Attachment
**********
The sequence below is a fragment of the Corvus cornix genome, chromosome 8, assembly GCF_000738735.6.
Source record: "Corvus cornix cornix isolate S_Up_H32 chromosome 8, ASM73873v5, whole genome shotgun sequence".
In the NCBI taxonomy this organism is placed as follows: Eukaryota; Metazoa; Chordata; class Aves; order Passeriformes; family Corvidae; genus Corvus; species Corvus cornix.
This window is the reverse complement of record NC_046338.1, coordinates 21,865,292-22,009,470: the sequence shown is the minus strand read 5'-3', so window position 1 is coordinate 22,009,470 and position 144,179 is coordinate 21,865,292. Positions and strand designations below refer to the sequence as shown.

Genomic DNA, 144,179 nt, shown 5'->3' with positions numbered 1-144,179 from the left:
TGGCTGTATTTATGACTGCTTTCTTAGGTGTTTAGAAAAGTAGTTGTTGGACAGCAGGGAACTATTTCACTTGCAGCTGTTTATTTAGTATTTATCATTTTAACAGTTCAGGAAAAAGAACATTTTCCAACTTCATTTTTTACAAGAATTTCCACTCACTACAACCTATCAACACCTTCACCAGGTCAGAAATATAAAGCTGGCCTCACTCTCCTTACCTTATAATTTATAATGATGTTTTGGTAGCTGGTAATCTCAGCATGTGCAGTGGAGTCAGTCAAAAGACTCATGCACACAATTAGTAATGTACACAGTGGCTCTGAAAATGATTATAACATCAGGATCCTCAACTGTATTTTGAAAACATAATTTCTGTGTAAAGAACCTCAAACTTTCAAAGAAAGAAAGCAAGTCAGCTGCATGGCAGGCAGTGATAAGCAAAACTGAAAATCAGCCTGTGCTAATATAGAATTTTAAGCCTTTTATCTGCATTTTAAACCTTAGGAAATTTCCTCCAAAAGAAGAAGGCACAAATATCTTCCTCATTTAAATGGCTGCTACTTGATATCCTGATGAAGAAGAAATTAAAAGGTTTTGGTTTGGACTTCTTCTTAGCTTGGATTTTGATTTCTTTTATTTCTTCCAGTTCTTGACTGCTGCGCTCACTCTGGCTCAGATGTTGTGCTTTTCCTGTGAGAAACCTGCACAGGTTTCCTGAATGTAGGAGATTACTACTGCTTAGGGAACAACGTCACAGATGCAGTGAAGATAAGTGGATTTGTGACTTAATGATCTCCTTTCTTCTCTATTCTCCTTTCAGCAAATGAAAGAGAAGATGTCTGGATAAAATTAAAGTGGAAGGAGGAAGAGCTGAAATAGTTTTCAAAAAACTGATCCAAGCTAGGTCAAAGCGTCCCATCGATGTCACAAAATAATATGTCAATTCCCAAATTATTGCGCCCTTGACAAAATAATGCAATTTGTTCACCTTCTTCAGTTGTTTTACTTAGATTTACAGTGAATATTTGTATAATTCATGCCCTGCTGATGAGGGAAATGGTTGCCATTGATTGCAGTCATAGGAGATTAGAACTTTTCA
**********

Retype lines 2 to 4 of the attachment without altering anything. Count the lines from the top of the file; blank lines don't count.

Source record: "Corvus cornix cornix isolate S_Up_H32 chromosome 8, ASM73873v5, whole genome shotgun sequence".
In the NCBI taxonomy this organism is placed as follows: Eukaryota; Metazoa; Chordata; class Aves; order Passeriformes; family Corvidae; genus Corvus; species Corvus cornix.
This window is the reverse complement of record NC_046338.1, coordinates 21,865,292-22,009,470: the sequence shown is the minus strand read 5'-3', so window position 1 is coordinate 22,009,470 and position 144,179 is coordinate 21,865,292. Positions and strand designations below refer to the sequence as shown.